But headwinds were gathering. Between January and April, the CAD gained about 5% versus the Euro and about 1.5% against the USD thanks to rising oil prices – always a warning to exporters. And congestion at North American ports was exacerbating supply chain problems and increasing shipping costs.
The Canada-US exchange rate jumped above US$0.81 for the first time since early 2018, spurred by the economic recovery and an oil price at roughly US$65/barrel. Recent announcements from both the Federal Reserve and the BoC suggested the loonie wasn’t done either. Nonetheless, prices rose 3.6% between May 2020 and May 2021. But, when food and energy were excluded, inflation was at 2.4% and within the BoC target.
StatsCan’s survey-based report on 2021 plantings echoed the March 31 USDA report. The market’s expected YoY increases in plantings (given high crop prices) wouldn’t be met – and reduced acres didn’t bode well for the supply-demand imbalance. Producers had perhaps noticed an inversion of futures curves within a crop year, suggesting the current high prices wouldn’t necessarily be there in the fall. Expectations of a good harvest fuelled futures markets’ lower prices for the new crop.
We didn’t have COVID beat. The BoC reported the virus’ third wave had weakened an otherwise strong economic performance in the first quarter. There had been good growth in consumer spending, foreign demand and commodity prices. But downside risks lurked nearby, from the evolution of new COVID-19 variants and inflation, which was still above the 3% upper limit of the BoC target range.
By mid-year, heifers represented a greater share of fed cattle slaughter, completely reversing the trend at the end of 2020. It could merely have resulted from the cattle backlog COVID shutdowns had produced in 2020. Nonetheless, it hinted at a problem. If producers were downsizing herds with persistent heifer slaughter because of exorbitant feed costs, it could spell hardship down the road if continued.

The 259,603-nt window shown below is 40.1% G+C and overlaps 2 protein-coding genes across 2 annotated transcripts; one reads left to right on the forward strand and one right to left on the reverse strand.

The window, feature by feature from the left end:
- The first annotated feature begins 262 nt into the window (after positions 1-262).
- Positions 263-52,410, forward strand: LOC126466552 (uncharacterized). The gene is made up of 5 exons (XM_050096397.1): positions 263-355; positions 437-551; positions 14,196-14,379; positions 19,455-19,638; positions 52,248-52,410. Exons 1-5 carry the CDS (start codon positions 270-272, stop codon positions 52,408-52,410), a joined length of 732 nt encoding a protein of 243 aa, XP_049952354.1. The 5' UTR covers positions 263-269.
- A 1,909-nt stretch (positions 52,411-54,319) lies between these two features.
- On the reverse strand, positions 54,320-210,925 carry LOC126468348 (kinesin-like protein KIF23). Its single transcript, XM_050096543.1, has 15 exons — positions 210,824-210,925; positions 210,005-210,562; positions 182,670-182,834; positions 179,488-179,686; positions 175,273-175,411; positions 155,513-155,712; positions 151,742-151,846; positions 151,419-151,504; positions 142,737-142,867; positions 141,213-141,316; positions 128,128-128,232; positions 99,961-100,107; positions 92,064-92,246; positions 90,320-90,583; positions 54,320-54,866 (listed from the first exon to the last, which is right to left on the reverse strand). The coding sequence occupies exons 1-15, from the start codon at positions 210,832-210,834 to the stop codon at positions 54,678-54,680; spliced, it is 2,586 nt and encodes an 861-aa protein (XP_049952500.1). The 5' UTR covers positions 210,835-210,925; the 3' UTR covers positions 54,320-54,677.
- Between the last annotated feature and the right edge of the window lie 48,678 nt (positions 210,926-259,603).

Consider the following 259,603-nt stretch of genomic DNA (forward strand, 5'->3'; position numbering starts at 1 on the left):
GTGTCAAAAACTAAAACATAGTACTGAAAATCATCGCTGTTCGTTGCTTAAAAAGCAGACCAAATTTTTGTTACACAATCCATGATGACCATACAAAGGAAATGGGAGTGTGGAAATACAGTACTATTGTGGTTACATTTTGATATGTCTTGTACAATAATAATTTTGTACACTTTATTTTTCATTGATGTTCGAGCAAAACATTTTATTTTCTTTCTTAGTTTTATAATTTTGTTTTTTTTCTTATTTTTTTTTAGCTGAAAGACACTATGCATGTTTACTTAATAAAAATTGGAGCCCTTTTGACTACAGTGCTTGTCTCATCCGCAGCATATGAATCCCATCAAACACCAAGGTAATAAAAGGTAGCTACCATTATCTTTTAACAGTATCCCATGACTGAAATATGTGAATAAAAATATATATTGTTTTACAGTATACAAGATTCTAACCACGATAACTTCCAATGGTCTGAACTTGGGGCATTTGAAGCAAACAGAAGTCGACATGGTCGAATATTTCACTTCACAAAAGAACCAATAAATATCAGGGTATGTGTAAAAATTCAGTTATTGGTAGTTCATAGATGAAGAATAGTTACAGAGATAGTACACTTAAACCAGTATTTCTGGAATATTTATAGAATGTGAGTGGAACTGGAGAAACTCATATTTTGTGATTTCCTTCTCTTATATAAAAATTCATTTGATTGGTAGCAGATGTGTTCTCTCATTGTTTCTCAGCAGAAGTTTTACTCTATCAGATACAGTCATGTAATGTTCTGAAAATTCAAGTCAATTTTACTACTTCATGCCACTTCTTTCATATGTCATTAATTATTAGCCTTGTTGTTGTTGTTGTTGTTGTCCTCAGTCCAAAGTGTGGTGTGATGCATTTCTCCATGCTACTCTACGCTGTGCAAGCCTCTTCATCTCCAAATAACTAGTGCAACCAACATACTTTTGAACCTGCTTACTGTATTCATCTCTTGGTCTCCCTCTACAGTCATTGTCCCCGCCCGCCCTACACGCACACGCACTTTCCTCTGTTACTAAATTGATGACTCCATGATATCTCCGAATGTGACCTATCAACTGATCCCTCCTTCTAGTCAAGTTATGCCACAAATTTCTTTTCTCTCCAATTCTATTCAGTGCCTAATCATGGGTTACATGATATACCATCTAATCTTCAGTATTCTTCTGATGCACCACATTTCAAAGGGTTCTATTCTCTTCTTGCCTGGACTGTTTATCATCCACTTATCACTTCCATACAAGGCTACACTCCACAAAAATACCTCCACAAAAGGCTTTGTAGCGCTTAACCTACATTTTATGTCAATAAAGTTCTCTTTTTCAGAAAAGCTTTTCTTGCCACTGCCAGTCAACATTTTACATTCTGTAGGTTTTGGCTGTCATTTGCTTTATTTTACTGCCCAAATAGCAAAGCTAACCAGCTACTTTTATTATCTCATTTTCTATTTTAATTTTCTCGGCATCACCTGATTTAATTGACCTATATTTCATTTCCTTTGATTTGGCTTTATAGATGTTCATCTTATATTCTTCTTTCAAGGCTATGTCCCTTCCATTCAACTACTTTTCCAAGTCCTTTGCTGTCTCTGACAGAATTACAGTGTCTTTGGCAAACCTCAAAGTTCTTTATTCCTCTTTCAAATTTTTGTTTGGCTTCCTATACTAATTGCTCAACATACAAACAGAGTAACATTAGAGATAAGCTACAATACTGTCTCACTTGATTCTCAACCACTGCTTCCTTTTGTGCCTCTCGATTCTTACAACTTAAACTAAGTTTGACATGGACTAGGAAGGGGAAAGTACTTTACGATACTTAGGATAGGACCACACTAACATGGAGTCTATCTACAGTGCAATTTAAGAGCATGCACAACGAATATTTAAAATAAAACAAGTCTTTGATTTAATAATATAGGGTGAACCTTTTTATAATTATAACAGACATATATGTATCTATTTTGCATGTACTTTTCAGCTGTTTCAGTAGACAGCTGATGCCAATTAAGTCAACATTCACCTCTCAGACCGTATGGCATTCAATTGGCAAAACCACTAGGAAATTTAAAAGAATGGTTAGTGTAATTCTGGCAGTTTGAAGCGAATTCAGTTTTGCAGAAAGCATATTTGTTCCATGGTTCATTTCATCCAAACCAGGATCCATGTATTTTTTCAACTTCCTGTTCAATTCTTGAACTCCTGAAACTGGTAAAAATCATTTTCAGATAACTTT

Strong revenues and high prices in the first half of 2021 supported YoY growth of Canada’s grain, oilseed and pulse cash receipts. But what had once been very dry conditions in the West were becoming a full-blown drought, deflating expectations of fourth-quarter receipts. Producers were also taking a hit on expenses. In the first quarter of 2021, fertilizer prices jumped 9.7%, and the animal production input price index rose 9.8%, driven by a 21.2% increase in feed costs.
Farm inputs weren’t the only commodities with rising prices. Because of higher gasoline prices and ongoing supply bottlenecks, the BoC estimated inflation would likely remain above 3% for the rest of 2021. Inflation fears existed in the U.S. too, where rising oil prices and the U.S. economy’s performance was strengthening the U.S. dollar. The result? More than half the loonie’s 5%+ gain against the greenback between January and May had, since June, been erased.
The drought was deepening, hitting livestock producers particularly hard. Feed prices, high for about a year, were still rising. As feed availability became a larger issue, negative margins forced producers to sell cattle early to limit their losses – a development that could lead to lower prices. Multiple provinces and the federal government announced financial support for livestock producers through AgriRecovery.
The drought and high feed prices pushed cattle exports to their lowest in 15 years. The Canadian herd was getting smaller, the U.S. herd was growing, and Canadian packers were operating near full capacity. And big losses in global crop production were taking shape. Global wheat production was forecasted to be down 7.5 million metric tonnes YoY. In Canada, expected yields were down for all Western crops and Eastern soybeans YoY, with canola production expected at its lowest level since 2012. It held ominous ramifications for the available supply of Canadian grains, oilseeds, and pulses for the next marketing year.